The latest in a long line of brainy, misunderstood teen protagonists, Oliver Tate (Craig Roberts) is, of course, too smart, too weird, too anxious for his own good. Like many young outsiders, his problems come not from being bullied, but from the chance occasions where loneliness and desperation force him out of his fringe comfort zone, the awkward periphery from where he can make wry comments and skulk about morosely. One of these occasions occurs early on in Submarine, when social bewilderment leads him into a round of bullying, ending with his pushing a dowdy female victim, a friend and sympathizing eccentric, into a puddle. The ghost of this incident hangs over the rest of this impressively mature film, whose conception of suffering as a necessary element of emotional progress stretches far beyond its clear-eyed handling of adolescent growing pains.
Oliver’s development, from being a weird recluse who fantasizes about personal interaction to becoming an active participant in his own life, stems from his connection with the unruly Jordana (Yasmin Paige), an iconic first-love character, whose constant attacks on his limits represent growth but also danger. Despite fancying himself a kind of fully-formed teenaged gentleman, one whose superior tastes and sensibilities speak of advancement beyond his dull peers, Oliver can only grow up by extending beyond himself. There’s nothing revolutionary about a wild female character dragging a straitlaced male into new experiences, but Submarine‘s depiction of a world where relationships are open conduits for both joy and endless concern is refreshingly honest.
It’s also a darkly stirring angle for a coming-of-age movie to take. The film expands its range by involving Oliver in the problems of his parents, where the struggle between his depressive, stagnant scientist father (Noah Taylor) and his unfulfilled mother (Sally Hawkins) mirrors his own battle between complacency and confusion. These two conflicts leave him as a relatably perplexed hero, one with a clear ancestor in Bud Cort’s titular Harold and Maude fatalist.
There’s a lot of other referential debris rattling around inside Submarine, but the film diminishes the magnitude of these influences by not leaning heavily on any of them. It cheats a little, using a mix of amateurish extreme close-ups and striking Welsh industrial vistas to substitute for real technical proficiency, but also applies more formal consideration than most films, namely teen-centered comedies, ever do. Godard-influenced intertitles (as well as a strong palette of Raoul Coutard-inspired primary colors) and a morbidly realistic worldview are further signs of Ayoade’s goals, which involve him striving to be both a smart screenwriter and a cinematic director. These touches also allow the movie to skirt a thin edge of ridiculousness while maintaining the kind of gravity necessary for it to avoid farce.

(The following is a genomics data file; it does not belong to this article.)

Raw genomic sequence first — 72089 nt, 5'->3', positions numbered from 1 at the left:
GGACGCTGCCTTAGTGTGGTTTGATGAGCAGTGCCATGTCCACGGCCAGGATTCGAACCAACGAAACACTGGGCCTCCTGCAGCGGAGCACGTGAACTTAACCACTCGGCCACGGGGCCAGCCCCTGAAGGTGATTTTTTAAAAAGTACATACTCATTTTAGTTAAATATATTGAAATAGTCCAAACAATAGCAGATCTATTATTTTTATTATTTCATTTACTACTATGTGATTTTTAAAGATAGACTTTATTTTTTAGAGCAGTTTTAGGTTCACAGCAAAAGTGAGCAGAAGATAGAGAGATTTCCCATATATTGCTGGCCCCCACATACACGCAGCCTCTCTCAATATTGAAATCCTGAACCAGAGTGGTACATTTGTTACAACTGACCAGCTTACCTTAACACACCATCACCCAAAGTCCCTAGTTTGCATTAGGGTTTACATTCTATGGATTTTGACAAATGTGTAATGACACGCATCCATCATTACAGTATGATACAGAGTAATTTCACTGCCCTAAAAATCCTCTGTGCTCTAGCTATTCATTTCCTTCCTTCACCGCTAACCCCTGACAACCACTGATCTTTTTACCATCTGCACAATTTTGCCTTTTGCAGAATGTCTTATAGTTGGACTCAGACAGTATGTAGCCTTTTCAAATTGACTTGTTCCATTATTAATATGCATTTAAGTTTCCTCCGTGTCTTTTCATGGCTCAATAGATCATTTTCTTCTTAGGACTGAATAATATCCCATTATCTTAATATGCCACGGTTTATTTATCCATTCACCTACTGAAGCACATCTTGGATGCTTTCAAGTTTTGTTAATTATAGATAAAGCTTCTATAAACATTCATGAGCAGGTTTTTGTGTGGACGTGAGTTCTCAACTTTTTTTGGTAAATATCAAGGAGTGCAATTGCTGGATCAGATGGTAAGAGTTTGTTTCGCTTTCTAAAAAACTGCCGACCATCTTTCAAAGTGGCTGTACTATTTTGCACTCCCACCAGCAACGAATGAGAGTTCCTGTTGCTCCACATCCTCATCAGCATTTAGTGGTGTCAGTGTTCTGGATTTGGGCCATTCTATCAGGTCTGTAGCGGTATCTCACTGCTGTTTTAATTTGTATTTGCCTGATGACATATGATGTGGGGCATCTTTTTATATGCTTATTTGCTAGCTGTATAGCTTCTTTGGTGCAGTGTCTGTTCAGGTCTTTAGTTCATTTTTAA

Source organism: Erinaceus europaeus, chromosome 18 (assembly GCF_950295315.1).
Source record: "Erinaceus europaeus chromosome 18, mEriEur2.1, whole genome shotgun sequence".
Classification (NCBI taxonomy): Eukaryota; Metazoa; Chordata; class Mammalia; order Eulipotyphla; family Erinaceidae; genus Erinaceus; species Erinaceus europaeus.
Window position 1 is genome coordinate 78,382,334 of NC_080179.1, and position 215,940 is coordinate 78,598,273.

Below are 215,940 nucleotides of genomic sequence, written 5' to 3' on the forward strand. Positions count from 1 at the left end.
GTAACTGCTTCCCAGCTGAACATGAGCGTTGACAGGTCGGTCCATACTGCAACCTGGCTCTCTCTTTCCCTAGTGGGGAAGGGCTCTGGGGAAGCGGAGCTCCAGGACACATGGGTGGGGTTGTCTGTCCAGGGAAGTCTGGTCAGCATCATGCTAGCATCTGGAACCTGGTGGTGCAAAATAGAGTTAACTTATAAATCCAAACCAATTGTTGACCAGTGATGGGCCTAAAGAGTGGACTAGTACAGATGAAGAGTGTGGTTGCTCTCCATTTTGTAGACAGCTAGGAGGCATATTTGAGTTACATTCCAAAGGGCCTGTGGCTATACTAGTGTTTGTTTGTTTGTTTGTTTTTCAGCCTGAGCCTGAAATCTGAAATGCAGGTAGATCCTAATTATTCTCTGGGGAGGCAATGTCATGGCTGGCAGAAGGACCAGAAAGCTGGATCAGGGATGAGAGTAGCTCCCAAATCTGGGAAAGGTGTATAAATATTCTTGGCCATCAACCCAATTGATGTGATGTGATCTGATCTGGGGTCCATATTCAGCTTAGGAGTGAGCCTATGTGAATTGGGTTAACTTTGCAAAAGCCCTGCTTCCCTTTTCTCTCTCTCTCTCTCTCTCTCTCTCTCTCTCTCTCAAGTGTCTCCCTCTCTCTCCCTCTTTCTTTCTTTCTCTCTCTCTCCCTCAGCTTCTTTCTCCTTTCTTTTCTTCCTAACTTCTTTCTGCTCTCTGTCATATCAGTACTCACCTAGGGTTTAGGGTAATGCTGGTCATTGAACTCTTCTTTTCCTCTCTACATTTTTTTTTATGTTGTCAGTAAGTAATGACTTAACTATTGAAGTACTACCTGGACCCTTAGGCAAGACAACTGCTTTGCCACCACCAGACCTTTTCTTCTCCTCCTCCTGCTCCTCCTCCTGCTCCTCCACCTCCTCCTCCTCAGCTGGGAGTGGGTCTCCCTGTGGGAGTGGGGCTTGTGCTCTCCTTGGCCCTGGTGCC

Mostly, Submarine succeeds by perfectly recapturing the way teenagers behave, the forced pretense of their actions, their deadly seriousness in dramatizing what amounts to minor emotional damage. Ayoade doesn’t diminish these feelings, or overplay jokes at his younger characters’ expense, and in this context Oliver’s indulgent private fantasies about his hopes and fears, a common escape-hatch in this type of film, feel relatively earned.
The same holds true for Submarine‘s other flights of fancy, which it pitches as subtly ridiculous comic rejoinders to the often dreary authenticity of its primary conflicts. Even so, the fact that a character like Graham (Paddy Considine), an ex-boyfriend of Oliver’s mother and the eventual wedge in her struggling marriage, is a comically silly self-help guru does slight injustice to otherwise mature proceedings. He’s used as a cinematic exhaust fan, blowing in easy laughs and keeping the atmosphere from growing too depressively stifling. But these kind of minor tonal clashes are to be expected in a first film, and Ayoade’s handle on nearly everything else is promising. Submarine‘s forcefully unwhimsical sense of fantasy ultimately serves to make the humdrum homeliness of Oliver’s world, with its crumbling industrial plants and sad little cottage homes, feel all the more insistently real.